1. Thank you, Suz! I love watching the sun rise. A little bit of genuine sweet maple syrup goes a long way! 😊

    1. We do, too. Back in the day we were snobs, refusing to order pancakes at a restaurant if they didn’t have real maple syrup to go with them!

  4. Spring Equinox Sunrise is Beautiful! We also enjoyed the spring weather here on Sunday with a beautiful day in the neighborhood walk.

    1. Thank you, TD! So happy to hear you got out for a neighborhood walk and took advantage of a spot of spring weather. 😊

      1. Today Yorkie and I got out to the Island sea wall which is a 17 miles drive where I lived two years ago for a decade. We walked the sea wall on the beach shoreline. Yorkie loves the sea wall, but not the beach sand. And easier that I don’t have to bathe her.

        You would have loved seeing the white winged black tips Pelicans flying in wind formation lines. The first set I saw, there were about a hundred that flew over the faint half moon. I secretly wished you could have captured that moment with your lenses. I saw four sets of pelican lines, one cormorant, only a few gulls. We walked 10 miles (5 down and 5 back).

        Yesterday there was a fire 300 acres and six homes in a small community about an hour away. The weather pattern pushed the smoke towards my home in the Bay Area which I could smell on the front porch and to the Island which filled the air with a dusty color and oder. That part of our outing was odd. Two long outings in one week. The cold weather is behind us now.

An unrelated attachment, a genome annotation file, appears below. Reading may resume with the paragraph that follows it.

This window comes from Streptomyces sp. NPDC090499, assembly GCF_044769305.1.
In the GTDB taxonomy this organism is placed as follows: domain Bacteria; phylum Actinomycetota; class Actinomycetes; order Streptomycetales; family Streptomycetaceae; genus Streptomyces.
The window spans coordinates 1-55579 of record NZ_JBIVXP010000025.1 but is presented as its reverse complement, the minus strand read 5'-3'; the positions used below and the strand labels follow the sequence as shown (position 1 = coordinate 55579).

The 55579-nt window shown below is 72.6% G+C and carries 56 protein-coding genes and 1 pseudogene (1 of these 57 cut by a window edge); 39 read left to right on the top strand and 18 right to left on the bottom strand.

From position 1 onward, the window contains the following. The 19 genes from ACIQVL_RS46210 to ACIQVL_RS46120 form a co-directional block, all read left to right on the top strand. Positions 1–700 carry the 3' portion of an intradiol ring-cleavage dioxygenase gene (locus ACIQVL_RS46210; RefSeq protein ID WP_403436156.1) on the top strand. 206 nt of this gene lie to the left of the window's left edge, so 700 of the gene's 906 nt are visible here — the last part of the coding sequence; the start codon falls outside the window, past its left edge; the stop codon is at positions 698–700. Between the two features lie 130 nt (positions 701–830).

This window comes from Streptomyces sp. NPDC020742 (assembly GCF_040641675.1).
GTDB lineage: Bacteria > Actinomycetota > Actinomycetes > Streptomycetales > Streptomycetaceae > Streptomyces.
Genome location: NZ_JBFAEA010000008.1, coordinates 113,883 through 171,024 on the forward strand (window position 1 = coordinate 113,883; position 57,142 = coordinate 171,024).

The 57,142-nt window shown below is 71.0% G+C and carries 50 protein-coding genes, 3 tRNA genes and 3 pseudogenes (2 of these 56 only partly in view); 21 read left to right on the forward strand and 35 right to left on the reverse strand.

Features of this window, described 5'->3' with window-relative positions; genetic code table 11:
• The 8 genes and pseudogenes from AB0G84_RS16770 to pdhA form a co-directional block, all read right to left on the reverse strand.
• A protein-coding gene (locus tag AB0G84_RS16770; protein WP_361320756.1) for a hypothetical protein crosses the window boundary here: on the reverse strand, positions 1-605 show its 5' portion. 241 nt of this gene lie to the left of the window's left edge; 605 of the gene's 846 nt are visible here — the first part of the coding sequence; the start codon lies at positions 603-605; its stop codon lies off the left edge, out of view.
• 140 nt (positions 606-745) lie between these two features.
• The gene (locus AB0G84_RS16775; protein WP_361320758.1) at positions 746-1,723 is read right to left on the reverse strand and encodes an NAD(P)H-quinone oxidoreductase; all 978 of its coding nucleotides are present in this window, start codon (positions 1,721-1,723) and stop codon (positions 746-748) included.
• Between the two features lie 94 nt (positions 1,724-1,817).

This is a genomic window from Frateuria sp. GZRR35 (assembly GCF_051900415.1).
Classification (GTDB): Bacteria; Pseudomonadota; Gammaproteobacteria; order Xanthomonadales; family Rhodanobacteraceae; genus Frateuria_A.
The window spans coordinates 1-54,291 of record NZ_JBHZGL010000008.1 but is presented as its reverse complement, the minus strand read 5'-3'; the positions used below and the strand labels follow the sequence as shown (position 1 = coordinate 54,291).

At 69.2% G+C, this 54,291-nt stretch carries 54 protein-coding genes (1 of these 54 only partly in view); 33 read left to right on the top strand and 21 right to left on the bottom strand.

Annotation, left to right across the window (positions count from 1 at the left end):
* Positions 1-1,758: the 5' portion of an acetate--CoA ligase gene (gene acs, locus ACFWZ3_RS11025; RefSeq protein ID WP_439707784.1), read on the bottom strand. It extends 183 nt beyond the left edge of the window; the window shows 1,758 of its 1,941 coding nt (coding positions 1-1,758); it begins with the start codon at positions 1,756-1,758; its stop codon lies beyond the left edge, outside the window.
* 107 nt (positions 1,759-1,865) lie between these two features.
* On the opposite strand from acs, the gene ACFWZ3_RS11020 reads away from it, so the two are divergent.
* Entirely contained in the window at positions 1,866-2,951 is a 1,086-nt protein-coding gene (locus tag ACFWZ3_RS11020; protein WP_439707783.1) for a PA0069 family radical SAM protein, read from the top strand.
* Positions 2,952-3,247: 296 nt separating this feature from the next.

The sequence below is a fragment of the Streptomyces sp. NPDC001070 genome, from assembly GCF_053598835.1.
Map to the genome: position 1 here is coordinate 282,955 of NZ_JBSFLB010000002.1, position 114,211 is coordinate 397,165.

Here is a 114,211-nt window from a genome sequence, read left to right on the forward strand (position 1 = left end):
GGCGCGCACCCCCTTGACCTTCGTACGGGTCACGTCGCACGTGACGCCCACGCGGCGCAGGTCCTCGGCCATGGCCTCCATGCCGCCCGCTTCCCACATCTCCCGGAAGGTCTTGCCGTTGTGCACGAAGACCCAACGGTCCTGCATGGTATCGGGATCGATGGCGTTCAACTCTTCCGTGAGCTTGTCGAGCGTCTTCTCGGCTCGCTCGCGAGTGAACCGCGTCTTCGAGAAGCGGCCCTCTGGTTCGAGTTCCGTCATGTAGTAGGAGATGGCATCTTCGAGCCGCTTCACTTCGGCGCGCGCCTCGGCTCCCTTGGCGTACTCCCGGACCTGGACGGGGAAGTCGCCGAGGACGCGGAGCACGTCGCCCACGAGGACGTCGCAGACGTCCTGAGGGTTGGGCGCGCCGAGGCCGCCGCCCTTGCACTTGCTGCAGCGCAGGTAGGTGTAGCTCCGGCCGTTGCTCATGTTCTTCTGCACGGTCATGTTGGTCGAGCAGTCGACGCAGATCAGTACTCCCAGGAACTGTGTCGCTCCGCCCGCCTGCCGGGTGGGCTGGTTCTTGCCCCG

1. Walking along a sea wall sounds wonderful. There is something so healing so being close to the ocean. Breathing in the salty air soothes my soul. A ten mile walk is very impressive! I bet Yorkie enjoyed it, too. Did she react to seeing the pelicans? I would have been in my element trying to photograph them, especially with a moon in the picture. As you know, we don’t have pelicans up here.

          Too bad about the fire. I hope this won’t be the beginning of a fire season in your area. Our cold weather isn’t behind us yet — it’s not supposed to get above freezing on Monday. Wishing you many more long outings in the coming days and weeks!

          1. This sea wall on the Island is definitely unique and has been a part of my life, all of my life as I’ve been walking that sea wall since I was a child. I also think that there might be healing components of the saltwater, but I could be wrong. Something for me to dabble into a little research perhaps.

            Yorkie was in her joy as soon as her paws touched the concrete wall; she was full speed ahead pulling me behind her. No, she certainly wasn’t interested in stopping to see the Pelican flights. That was my joy.

            The Pelicans don’t hang in the beach waterscapes, but they were in flight towards the Lagoona Madre area. They do hang at the bay front and marinas. We have the white ones and the brown ones. I so enjoy watching them lunch.

            We really don’t have a fire season here. Sometimes there’s periodic droughts which we have been in for a few months. So there are fire bans. Control burns are used to keep the grasslands safe. Yet, there are instances where the grasslands can spark fire from a tractor or bbq ambers in flight. So, yes, there has been several large acreages of fires lately. This can happen anytime of year.

          2. As Isak Dinesen wrote, “The cure for anything is salt water – sweat, tears, or the sea.” One of my favorite quotes. 😊